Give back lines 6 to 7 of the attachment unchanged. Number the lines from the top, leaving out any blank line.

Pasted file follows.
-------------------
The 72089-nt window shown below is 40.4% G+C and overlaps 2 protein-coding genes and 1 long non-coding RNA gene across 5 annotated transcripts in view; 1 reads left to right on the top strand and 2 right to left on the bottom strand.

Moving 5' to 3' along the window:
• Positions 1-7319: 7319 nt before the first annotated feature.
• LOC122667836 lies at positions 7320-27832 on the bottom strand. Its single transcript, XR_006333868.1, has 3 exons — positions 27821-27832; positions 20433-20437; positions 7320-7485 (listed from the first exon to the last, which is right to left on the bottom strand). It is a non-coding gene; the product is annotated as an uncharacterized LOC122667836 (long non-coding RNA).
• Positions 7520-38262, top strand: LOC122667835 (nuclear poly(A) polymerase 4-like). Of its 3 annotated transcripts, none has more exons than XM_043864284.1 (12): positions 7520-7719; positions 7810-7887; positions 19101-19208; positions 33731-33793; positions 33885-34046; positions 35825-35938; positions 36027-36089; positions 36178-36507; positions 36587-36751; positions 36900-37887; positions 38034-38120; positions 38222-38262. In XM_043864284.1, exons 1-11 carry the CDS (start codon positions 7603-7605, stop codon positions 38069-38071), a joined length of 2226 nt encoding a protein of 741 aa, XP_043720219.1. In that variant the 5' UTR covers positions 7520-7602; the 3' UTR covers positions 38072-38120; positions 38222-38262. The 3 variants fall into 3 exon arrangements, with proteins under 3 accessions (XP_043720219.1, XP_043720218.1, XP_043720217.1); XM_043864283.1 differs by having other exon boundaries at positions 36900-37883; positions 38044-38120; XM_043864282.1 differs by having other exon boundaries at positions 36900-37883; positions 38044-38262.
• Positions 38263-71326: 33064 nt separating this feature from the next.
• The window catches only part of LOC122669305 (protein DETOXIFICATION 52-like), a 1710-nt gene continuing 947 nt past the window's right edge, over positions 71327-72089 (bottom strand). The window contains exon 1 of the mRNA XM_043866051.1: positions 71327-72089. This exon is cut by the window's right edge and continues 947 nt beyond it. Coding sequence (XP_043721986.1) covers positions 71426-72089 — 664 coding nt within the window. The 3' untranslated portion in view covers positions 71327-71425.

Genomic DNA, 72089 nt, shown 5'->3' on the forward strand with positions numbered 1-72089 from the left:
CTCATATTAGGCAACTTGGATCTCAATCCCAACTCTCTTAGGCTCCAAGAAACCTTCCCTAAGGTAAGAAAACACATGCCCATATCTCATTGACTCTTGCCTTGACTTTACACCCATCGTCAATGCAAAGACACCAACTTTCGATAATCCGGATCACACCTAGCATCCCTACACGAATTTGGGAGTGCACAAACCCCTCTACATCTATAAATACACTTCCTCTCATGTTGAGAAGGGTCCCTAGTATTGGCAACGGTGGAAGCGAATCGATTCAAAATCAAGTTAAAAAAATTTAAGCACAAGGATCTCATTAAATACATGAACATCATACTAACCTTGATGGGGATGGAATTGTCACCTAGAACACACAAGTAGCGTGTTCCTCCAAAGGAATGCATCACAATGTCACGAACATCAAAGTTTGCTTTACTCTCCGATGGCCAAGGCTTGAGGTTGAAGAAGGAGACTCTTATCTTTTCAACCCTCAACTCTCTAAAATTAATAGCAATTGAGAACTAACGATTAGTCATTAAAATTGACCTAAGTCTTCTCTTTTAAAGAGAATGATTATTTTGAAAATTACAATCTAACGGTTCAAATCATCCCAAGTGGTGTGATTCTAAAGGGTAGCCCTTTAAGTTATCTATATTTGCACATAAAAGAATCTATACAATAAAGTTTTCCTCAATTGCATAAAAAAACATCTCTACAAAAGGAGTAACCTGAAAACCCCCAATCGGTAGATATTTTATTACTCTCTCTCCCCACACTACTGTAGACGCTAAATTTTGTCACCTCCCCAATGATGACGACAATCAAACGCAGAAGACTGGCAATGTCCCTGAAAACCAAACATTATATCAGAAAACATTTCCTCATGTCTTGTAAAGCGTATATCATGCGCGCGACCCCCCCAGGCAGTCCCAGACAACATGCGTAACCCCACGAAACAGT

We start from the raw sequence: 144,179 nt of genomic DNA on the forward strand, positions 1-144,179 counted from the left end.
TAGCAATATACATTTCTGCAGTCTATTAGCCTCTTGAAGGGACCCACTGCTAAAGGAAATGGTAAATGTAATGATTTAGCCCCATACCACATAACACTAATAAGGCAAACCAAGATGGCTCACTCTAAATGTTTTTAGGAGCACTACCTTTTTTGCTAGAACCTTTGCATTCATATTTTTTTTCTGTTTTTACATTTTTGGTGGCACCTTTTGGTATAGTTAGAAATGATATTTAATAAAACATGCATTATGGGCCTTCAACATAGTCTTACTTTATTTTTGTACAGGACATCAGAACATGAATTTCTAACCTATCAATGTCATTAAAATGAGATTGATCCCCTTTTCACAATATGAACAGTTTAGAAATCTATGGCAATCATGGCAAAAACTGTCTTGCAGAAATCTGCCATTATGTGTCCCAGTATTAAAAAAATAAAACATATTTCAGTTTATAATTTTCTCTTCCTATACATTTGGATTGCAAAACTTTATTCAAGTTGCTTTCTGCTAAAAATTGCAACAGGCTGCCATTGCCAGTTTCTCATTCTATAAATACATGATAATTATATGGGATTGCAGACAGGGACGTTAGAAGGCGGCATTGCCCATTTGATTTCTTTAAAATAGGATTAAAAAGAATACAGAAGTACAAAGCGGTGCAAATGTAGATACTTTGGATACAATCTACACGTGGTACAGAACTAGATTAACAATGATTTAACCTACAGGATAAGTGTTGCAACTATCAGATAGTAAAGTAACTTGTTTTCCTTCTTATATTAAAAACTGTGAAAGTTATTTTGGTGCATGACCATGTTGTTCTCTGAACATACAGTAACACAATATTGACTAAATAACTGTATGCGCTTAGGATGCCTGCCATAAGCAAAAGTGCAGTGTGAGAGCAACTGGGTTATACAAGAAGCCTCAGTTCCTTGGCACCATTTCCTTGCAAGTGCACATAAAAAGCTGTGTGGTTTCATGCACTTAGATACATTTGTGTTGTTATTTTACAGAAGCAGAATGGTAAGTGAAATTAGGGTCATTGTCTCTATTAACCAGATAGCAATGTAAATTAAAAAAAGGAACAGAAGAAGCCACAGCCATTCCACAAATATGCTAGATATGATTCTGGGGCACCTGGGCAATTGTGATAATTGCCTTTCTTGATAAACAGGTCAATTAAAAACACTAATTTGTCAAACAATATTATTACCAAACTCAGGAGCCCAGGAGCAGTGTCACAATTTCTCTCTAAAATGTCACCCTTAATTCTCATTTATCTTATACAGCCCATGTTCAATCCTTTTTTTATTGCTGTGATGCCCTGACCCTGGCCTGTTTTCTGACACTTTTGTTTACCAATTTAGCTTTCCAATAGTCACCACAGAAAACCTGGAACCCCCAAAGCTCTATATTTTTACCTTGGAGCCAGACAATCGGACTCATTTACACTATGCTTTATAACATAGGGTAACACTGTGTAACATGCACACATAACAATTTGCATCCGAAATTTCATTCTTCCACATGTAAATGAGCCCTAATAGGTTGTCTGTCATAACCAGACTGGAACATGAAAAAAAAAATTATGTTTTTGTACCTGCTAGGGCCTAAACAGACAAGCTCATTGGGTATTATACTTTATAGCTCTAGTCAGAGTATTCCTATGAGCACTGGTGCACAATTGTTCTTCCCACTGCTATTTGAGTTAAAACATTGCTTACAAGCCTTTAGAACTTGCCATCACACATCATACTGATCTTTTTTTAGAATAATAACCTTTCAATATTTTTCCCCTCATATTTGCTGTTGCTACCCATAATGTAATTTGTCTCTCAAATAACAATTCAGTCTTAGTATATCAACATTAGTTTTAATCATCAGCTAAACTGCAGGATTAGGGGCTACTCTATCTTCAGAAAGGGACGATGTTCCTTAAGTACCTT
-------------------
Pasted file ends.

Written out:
• Positions 38263-71326: 33064 nt separating this feature from the next.
• The window catches only part of LOC122669305 (protein DETOXIFICATION 52-like), a 1710-nt gene continuing 947 nt past the window's right edge, over positions 71327-72089 (bottom strand). The window contains exon 1 of the mRNA XM_043866051.1: positions 71327-72089. This exon is cut by the window's right edge and continues 947 nt beyond it. Coding sequence (XP_043721986.1) covers positions 71426-72089 — 664 coding nt within the window. The 3' untranslated portion in view covers positions 71327-71425.